On October 23, 1932, he went on the air with The Linit Bath Club Revue, half an hour sponsored by a beauty potion. His pleasantly nasal tone proved ideal for radio: after hearing it in a recorded audition, the president of Linit said, “Get me that man with the flat voice!” No sooner had the first program ended, however, than Allen knew he was in Dutch. He phoned a friend, the caricaturist Al Hirschfeld, to moan: “What am I going to do? I’ve used up my whole life.” His point was that a routine that seemed novel to each audience on the vaudeville circuit was a spent force once it aired on radio. George Burns complained that 17 minutes worth of material that had gotten him through 17 years in vaudeville lasted him 17 minutes on radio.

Allen coped by trying to do it all. Not literally—he employed a small staff of writers, including the future novelist Herman Wouk. But Allen rewrote their drafts to his liking, incorporating ideas he jotted down on sheets of paper folded into quarters and squirreled away in his suit pockets according to a system known only to him. “I looked as though I was a walking wastebasket,” he quipped.

The Linit show reached the end of its limited run, though not before being renamed Fred Allen’s Bath Club Revue. Allen was back on the air in the fall of 1933 with The Salad Bowl Revue, sponsored by Hell­mann’s mayo­n­­naise, which lent itself to goofy plugs delivered by its star. Responding to a trumped-up complaint about dinner guests who licked the mayo off their salads and then quit eating, Allen advised that “to force your guests to eat all of your salads, simply serve the salads with the mayonnaise underneath and the guests will gladly scamper through the fresh greens to reach this delicious dressing.” In quick succession for Allen came the Sal Hepatica Revue followed by an expansion to the hour-long Town Hall Tonight.

Allen’s wit was the funnel through which all manner of nonsense passed. He specialized in satirical takeoffs on the news, though not so much the headline stories as the human-interest fillers, mined from the nine newspapers he read daily and served up as “The March of Trivia.” To enact his riffs, he invented a parade of eccentrics played by a stock company. His lust for the highs and lows of the English language was another constant. While the long-standing feud with Jack Benny raged, Benny countered Allen’s charge that he couldn’t hack a violin piece called “The Bee” by playing it (wretchedly) on the air. Allen was ready with a critique on his next show: “Of all the foul collections of discord foisted on a radio-loving public under the guise of music, that herd of catcalls took the cake.” Sometimes he struck a note of homespun poetry, as when one of his characters described his own inamorata as “prettier than a peacock backin’ into a sunset.”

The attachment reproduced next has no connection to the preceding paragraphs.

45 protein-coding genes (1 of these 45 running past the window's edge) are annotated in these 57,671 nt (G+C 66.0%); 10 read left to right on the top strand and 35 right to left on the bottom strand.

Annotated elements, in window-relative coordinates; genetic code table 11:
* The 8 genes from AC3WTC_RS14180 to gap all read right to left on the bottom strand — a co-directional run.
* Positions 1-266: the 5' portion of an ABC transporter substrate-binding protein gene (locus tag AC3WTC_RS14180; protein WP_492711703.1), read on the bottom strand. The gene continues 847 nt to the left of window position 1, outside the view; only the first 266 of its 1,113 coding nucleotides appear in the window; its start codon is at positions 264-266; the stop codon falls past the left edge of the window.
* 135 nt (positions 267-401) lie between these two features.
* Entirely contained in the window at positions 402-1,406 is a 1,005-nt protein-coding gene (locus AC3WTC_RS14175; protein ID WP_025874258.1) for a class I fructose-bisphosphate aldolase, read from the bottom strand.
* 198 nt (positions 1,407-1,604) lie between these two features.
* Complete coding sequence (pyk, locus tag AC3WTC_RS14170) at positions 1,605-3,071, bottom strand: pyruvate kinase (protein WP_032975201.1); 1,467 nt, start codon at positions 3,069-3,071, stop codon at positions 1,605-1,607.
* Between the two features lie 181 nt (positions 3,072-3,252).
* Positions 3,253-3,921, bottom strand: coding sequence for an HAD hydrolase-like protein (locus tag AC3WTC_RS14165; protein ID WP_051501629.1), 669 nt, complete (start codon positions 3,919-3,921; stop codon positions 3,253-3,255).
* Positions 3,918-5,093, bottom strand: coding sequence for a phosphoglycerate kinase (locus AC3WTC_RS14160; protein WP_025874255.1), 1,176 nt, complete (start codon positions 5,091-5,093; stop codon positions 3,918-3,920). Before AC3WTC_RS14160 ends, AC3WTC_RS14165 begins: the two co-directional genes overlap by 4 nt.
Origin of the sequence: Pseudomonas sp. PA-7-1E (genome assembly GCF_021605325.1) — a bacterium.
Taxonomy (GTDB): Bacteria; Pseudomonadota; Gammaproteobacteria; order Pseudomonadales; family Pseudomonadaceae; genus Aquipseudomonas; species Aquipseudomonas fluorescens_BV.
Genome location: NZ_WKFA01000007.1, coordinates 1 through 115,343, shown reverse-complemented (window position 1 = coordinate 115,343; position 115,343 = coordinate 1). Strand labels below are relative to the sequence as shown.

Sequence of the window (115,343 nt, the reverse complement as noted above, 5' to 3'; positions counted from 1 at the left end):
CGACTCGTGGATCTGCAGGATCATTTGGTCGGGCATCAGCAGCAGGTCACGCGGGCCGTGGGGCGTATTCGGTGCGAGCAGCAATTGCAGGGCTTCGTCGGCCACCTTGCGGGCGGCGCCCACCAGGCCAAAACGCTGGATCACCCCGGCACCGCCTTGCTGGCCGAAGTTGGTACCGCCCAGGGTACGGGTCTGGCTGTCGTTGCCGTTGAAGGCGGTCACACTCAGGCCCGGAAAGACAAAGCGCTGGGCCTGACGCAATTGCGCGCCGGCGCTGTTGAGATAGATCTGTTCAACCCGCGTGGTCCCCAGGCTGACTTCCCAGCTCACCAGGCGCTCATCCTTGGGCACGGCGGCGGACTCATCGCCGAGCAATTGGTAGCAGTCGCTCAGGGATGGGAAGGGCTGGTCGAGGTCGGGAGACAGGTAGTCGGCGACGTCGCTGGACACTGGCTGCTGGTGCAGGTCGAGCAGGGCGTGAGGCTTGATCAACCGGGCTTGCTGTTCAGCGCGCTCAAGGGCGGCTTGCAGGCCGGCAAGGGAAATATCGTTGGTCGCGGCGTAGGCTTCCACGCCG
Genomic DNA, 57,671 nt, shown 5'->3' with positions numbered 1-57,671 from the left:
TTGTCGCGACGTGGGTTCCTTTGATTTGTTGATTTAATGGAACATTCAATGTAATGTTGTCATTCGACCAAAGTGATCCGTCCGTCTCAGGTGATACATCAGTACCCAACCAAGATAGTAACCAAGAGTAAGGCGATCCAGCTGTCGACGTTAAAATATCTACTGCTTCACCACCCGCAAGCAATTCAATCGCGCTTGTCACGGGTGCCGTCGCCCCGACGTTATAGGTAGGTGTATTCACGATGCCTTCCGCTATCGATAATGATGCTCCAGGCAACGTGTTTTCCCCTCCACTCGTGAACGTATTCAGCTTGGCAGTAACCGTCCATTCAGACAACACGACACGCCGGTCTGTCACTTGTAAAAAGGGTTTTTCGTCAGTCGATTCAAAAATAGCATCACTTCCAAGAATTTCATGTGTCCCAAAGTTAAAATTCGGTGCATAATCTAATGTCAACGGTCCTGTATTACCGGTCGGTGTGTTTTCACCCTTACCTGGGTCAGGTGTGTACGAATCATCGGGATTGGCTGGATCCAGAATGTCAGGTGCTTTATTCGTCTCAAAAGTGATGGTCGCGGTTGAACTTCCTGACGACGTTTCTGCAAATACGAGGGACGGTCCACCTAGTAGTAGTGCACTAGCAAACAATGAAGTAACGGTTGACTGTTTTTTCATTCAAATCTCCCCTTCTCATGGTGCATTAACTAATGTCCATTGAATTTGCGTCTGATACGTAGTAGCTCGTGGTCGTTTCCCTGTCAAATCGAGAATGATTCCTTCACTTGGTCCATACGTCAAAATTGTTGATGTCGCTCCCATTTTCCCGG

By the mid-1930s, Allen had built up a weekly audience of 20 million listeners. His program, pruned back to half an hour and restyled The Fred Allen Show, had settled into its classic form by 1945. One episode starts with introductory barbs by the boss, many of them aimed at Benny. Enter Portland, piping “Mr. All-en, Mr. All-en” with girlish enthusiasm. (In one show, her tremolo was so tremulous that Allen wondered, “Why don’t you put a weight on your tonsils and keep your voice in one place?”) The boss plays straight man as she fires off puns and non sequiturs. Next comes a segment in which Fred and Portland stroll down the imaginary Allen’s Alley, knocking on doors.

Alley denizens included Senator Beauregard Claghorn, a pompous Southern politician (played by Kenny Delmar); Mrs. Pansy Nussbaum, a Jewish Mrs. Malaprop (Minerva Pious); Titus Moody, a dour New England rustic (Parker Fennelly); and Ajax Cassidy, a dyspeptic Irishman (Peter Donald). They formed a marvelous set of hams who triumphed over what now seems too much reliance on ethnic stereotyping. In that 1945 episode, the chauvinistic Claghorn boasts of having lent Mason and Dixon “the chalk when they drew the line”; on other occasions, he ruled out drinking from any vessel except a Dixie cup, refused to set foot in Yankee Stadium, but returned again and again to the Cotton Club, though the only train he would ride was the Chattanooga Choo Choo. He was prone to repeating himself (“Ah own 500 acres—500 acres, that is”) and belaboring the obvious. His “It’s a joke, son” became a catch phrase, and the byproducts of his routine included a novelty compass pointing south only and the cartoon character Foghorn J. Leghorn.